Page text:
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Farewell to Manzanar

The following collection of thematically related readings is available in Farewell to Manzanar and Related Readings in McDougal Littell's Literature Connections series.

"The Legend of Superman"
"The Legend of Home" by Lawson Fusao Inada
(from Legends from Camp, © 1993)
Summary: These two poems illuminate the experiences of a boy in an internment camp in Colorado.

"Sleep in the Mojave Desert" by Sylvia Plath
from Crossing the Water, ©1962)
Summary: The poet describes nighttime in the still and inhospitable desert near Manzanar.

"I Remember Pearl Harbor: Dealing with the 'Problem Race'" by Charles Shiro Inouye
(from The Nation, December 12, 1988)
Summary: In this essay, Inouye reflects on the unjust internment of Japanese Americans in the U.S. during World War II, and on the government's gesture of apology, made almost 50 years later.

"Wilshire Bus" by Hisaye Yamamoto
(from Seventeen Syllables and Other Stories, © 1988)
Summary: How will Esther, a Japanese-American woman, respond to the harassment of the Chinese-American couple behind her on the bus? This short story explores some effects of decades of anti-Asian sentiment in the United States.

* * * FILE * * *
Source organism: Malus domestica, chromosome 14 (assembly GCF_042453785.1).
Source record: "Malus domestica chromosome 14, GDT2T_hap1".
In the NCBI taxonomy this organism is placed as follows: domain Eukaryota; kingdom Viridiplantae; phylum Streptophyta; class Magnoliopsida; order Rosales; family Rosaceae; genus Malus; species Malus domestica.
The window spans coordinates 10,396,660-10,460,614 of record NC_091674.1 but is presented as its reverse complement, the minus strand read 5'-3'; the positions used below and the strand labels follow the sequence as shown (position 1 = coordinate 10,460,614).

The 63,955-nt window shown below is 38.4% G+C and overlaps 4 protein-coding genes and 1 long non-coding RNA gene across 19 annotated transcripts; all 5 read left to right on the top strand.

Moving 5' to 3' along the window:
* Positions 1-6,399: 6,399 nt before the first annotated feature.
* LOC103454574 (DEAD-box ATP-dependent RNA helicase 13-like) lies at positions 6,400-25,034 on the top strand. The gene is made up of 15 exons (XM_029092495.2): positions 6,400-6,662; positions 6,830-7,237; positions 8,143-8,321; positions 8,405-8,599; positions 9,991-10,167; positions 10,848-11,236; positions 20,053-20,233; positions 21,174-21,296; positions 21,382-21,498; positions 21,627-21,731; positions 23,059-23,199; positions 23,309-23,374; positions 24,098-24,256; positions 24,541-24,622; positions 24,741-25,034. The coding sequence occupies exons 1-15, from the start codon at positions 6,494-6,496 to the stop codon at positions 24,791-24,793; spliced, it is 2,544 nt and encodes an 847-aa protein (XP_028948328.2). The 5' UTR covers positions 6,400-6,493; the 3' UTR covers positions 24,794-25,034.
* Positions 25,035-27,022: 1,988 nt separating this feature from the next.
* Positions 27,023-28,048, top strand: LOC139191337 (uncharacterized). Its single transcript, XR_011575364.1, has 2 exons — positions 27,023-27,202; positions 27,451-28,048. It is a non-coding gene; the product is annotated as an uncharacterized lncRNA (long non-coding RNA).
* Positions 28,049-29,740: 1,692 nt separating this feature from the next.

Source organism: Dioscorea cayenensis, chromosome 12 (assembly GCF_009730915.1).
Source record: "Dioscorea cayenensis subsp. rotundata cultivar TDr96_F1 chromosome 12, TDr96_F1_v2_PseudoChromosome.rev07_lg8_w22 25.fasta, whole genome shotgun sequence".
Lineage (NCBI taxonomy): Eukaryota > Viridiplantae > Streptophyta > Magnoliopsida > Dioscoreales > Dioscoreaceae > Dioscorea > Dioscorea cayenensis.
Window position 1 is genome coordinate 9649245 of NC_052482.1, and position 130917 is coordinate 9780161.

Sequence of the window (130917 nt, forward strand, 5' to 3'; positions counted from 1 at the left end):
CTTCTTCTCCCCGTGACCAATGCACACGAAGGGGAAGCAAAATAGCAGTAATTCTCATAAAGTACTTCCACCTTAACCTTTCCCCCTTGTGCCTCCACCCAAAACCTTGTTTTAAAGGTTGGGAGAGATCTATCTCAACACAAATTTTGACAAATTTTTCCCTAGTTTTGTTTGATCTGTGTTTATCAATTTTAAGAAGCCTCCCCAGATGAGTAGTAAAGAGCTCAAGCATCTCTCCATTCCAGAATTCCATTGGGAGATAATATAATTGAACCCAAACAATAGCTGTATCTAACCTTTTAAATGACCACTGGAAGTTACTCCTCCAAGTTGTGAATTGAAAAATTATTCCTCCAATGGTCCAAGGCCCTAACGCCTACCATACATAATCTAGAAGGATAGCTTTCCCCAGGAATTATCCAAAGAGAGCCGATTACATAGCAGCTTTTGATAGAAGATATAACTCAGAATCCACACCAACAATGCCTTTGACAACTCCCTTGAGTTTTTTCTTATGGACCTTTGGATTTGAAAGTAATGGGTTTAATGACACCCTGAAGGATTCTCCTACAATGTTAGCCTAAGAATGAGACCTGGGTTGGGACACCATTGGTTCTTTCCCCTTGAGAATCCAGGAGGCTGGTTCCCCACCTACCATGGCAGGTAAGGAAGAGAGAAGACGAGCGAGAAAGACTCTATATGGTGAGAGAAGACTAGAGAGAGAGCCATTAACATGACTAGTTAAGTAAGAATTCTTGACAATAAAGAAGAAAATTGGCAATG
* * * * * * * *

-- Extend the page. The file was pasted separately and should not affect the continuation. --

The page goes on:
"Trains at Night" by Alberto Alvaro Rios
(from Pig Cookies, © 1995)
Summary: When the Mexican government abruptly rounds up the Chinese for deportation, Mr. Lee manages to elude the soldiers. For years afterward, he can be seen only in corners and shadows. This short story is based on historical events.

"Visiting Home" by Kevin Young
(from Most Way Home, © 1995)
Summary: A poem framed as a conversation examines an African-American family's loss of their home and land in Louisiana.

Excerpt from Unto the Sons by Gay Talese, © 1992)
Summary: Talese's memoir recalls his Italian-American childhood, and his father's struggles, on the East Coast during World War II.

"Lectures on How You Never Lived Back Home" by M. Evelina Galang
(from Her Wild American Self, © 1996)
Summary: In a short story, Galang explores conflicts faced by a first-generation Filipino-American growing up in the 1980s.